Code complacency can be costly… and the ACCC can fine you!

07 October 2022

Jim’s Group, in its capacity as franchisor for the Jim’s Dog Wash franchise system, has been fined $24,420 after being issued two infringement notices by the Australian Competition and Consumer Commission (ACCC) for an alleged breach of the Franchising Code of Conduct (Code) and an alleged contravention of the Australian Consumer Law (ACL).

1. Failure to disclose details of former franchisees

One of the infringement notices issued by the ACCC related to an alleged “significant understatement” of former franchisees within the Jim’s Dog Wash division of the franchise system. Further, it was also alleged that the Disclosure Document failed to disclose the details of former Jim’s Dog Wash franchisees as required under the Code.

In accordance with Clause 8(6) of the Code, a franchisor who has entered into a franchise agreement, must update its disclosure document within 4 months after the end of each financial year. Item 6.5 of a Franchisor’s Disclosure Document must set out each former franchisees’ name, location and contact details if the information is available. It is important to remember that in accordance with Clause 32 of the Code, former franchisees may request in writing that the former franchisee’s details not be disclosed to a prospective franchisee. If such request is received by the franchisor, the franchisor must not disclose such information to a prospective franchisee. Further, the franchisor should ensure that copies of any such requests are safely kept for evidentiary purposes if later subjected to an audit by the ACCC.

It is also worth emphasising that franchisors are expressly prohibited from engaging in conduct “with the intention of influencing a former franchisee to make, or not make, such a request1. Accordingly, franchisors entering into termination documentation with former franchisees should carefully consider the drafting of such documentation. For example, franchisor initiated statements that the franchisee requests its contact details not be disclosed to prospective franchisees may be considered to be a contravention of the Code and could result in penalties being issued. The ACCC’s ‘Franchising Model Disclosure Document’ guidance template (Model Disclosure Document) published on 9 September 2022 emphasises the need for “useful contact information of former franchisees such as an email address and phone number” to be included in the Disclosure Document. Critically, the Model Disclosure Document urges franchisors to avoid using “former business address and business phone number used by previous franchisees as they no longer operate the franchise”.

For many Australian franchisors, the annual obligation to update its Disclosure Documentation (including the Disclosure Document and Key Facts Sheet) must be finalised by 31 October 2022. The ACCC’s Deputy Chair, Mick Keogh stressed in its recent alert, published on 6 October 2022, the need to use this process to ensure that details of former franchisees are updated adequately, stating: “At this time of year, most franchisors must update their disclosure documents, so this action by the ACCC serves as a timely warning to all franchisors about the importance of ensuring these documents are compliant with the Franchising Code”.

2. Misrepresentation as to cooling off rights

The second infringement notice related to Jim’s Group allegedly misrepresenting to a Jim’s Dog Wash franchisee that its cooling off rights under the code expired 14 days after the earlier of entering into the franchise agreement or making a payment to the franchisor. The ACCC considered this was false or misleading conduct. As many are aware, the representations made by Jim’s Group reflect the position of the Code prior to 1 July 2021.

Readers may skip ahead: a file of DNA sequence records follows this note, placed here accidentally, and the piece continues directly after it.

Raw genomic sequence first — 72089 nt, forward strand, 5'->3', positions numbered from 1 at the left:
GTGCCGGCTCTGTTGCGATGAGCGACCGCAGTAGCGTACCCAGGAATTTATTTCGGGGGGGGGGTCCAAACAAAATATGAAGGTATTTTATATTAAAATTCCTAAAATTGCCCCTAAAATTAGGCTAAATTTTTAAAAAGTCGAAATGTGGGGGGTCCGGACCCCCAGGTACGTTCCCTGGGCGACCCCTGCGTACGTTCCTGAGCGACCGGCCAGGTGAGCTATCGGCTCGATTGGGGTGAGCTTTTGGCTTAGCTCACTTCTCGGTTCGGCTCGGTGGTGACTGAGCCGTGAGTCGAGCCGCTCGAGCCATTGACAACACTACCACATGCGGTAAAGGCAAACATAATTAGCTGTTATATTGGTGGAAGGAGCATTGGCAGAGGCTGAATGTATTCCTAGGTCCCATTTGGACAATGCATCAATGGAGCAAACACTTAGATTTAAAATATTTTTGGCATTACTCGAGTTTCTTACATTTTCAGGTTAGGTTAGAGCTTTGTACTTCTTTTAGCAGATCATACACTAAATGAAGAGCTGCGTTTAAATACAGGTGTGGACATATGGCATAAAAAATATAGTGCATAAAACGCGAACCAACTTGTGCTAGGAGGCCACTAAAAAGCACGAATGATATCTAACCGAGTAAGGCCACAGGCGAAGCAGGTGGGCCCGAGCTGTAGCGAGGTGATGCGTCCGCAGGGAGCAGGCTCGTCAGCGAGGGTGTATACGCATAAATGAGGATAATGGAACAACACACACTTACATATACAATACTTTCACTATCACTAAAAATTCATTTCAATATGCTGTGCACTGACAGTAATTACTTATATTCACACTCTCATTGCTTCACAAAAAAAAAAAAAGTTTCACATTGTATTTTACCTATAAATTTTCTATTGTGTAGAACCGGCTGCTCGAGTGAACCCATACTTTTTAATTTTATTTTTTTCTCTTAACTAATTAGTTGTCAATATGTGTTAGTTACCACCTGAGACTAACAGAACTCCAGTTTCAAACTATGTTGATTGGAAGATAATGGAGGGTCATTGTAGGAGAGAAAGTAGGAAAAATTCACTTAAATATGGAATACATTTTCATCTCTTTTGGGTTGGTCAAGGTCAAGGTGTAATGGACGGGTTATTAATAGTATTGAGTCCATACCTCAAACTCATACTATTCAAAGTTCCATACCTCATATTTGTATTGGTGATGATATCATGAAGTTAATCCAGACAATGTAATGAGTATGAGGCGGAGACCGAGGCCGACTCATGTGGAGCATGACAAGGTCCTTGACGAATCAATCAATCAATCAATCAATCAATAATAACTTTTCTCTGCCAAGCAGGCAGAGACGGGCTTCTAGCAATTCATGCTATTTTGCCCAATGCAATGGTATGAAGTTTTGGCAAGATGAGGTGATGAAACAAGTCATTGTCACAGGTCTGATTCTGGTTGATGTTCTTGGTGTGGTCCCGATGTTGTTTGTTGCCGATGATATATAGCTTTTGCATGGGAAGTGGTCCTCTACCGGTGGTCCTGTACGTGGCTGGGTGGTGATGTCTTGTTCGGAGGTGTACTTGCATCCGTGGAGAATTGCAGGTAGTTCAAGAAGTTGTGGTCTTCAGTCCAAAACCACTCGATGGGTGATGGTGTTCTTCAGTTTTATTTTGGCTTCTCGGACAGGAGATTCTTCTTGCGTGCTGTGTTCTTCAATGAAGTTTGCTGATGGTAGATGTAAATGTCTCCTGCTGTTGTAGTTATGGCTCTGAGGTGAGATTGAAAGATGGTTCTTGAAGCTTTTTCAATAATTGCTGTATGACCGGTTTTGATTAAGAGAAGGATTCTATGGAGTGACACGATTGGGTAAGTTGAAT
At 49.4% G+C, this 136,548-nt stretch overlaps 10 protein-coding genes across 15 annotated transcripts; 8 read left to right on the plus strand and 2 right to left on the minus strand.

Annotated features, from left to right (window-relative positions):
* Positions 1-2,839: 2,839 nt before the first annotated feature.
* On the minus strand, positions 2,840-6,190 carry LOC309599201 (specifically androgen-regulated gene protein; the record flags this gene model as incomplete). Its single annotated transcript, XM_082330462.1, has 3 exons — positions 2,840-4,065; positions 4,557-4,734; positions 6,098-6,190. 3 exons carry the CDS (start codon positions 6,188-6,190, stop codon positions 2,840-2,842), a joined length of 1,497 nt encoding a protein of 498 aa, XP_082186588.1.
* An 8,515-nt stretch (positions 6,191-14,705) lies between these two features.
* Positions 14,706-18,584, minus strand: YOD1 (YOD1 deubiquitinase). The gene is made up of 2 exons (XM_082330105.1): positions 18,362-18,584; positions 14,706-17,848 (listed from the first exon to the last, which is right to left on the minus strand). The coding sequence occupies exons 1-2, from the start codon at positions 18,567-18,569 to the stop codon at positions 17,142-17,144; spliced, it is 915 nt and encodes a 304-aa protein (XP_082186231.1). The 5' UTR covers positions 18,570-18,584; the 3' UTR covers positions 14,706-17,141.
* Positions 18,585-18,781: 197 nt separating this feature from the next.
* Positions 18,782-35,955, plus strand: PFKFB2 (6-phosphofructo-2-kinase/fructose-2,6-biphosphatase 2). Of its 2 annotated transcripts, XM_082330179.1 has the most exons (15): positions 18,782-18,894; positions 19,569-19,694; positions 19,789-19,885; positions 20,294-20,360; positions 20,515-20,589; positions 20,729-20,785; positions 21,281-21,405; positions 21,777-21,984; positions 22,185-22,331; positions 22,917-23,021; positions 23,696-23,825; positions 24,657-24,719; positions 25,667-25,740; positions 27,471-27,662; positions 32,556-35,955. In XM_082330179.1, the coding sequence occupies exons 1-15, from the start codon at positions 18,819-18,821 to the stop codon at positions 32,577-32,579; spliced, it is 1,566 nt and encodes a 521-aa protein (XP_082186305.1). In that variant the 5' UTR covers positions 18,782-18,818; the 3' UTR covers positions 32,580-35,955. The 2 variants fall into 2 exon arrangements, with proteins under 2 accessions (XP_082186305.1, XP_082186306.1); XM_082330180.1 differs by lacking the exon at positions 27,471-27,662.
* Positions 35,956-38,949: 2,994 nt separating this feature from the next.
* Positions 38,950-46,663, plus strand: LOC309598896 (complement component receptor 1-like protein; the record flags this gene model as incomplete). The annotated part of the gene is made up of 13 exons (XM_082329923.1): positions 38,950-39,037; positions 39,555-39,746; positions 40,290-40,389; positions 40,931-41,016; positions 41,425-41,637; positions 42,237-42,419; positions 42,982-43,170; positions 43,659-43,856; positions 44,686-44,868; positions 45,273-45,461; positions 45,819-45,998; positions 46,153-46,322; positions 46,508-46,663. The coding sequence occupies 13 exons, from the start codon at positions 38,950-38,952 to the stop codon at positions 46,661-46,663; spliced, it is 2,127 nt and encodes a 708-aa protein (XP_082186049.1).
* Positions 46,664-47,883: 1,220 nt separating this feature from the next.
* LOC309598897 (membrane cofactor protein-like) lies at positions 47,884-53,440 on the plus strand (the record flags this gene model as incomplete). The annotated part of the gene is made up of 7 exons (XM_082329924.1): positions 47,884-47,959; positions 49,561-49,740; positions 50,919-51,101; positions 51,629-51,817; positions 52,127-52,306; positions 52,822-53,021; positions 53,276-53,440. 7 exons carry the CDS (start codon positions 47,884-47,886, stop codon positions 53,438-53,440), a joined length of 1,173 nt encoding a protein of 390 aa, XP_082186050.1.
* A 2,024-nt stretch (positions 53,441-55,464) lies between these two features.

In July 2021, Clause 26(1) of the Code was amended to clarify that a franchisee may “may terminate a franchise agreement within 14 days2 after entering into the agreement”. There is no longer a requirement about payment of money linked to cooling off rights. The current position in relation to Clause 26 of the Code means that a franchisee may still exercise its cooling off rights even if they have previously paid a deposit.

In the statement released by the ACCC on 6 October 2022, Mick Keogh said “By making this representation, Jim’s Group may have discouraged Jim’s Dog Wash franchisees from exercising their cooling off rights where they paid a deposit some time before they entered into a franchise agreement”.


The ACCC’s action in relation to Jim’s Group and the fines issued, serves as an important reminder to all franchisors to ensure that all members of a franchisor’s team (including sales staff) are up to date with the current obligations and rights imposed under and protected by the Code. Code compliance is non-negotiable. In a stern warning, Mick Keogh said “The ACCC will not hesitate to take enforcement action against franchisors who are failing to meet their obligations under the Code or are misleading prospective franchisees about their rights under the Code”.

Separately, it is a timely reminder that the ACCC can issue infringement notices and seek to fine a franchisor, in lieu of commencing Court proceedings seeking to impose pecuniary penalties. Importantly, as Jim’s Group has paid the fine, it is not an admission that they have breached the Code or ACL, but the ACCC is now prevented from bringing any Court proceedings in respect of the relevant breaches.

If you need help updating your Disclosure Document (and Key Facts Sheet) or understanding your obligations as a franchisor under the Code, please contact our franchise team.

This article was written by Sean O’Donnell, Partner and Emily Lucas, Associate.

1Section 32(3) of the Code.
2Cooling off rights were previously 7 days

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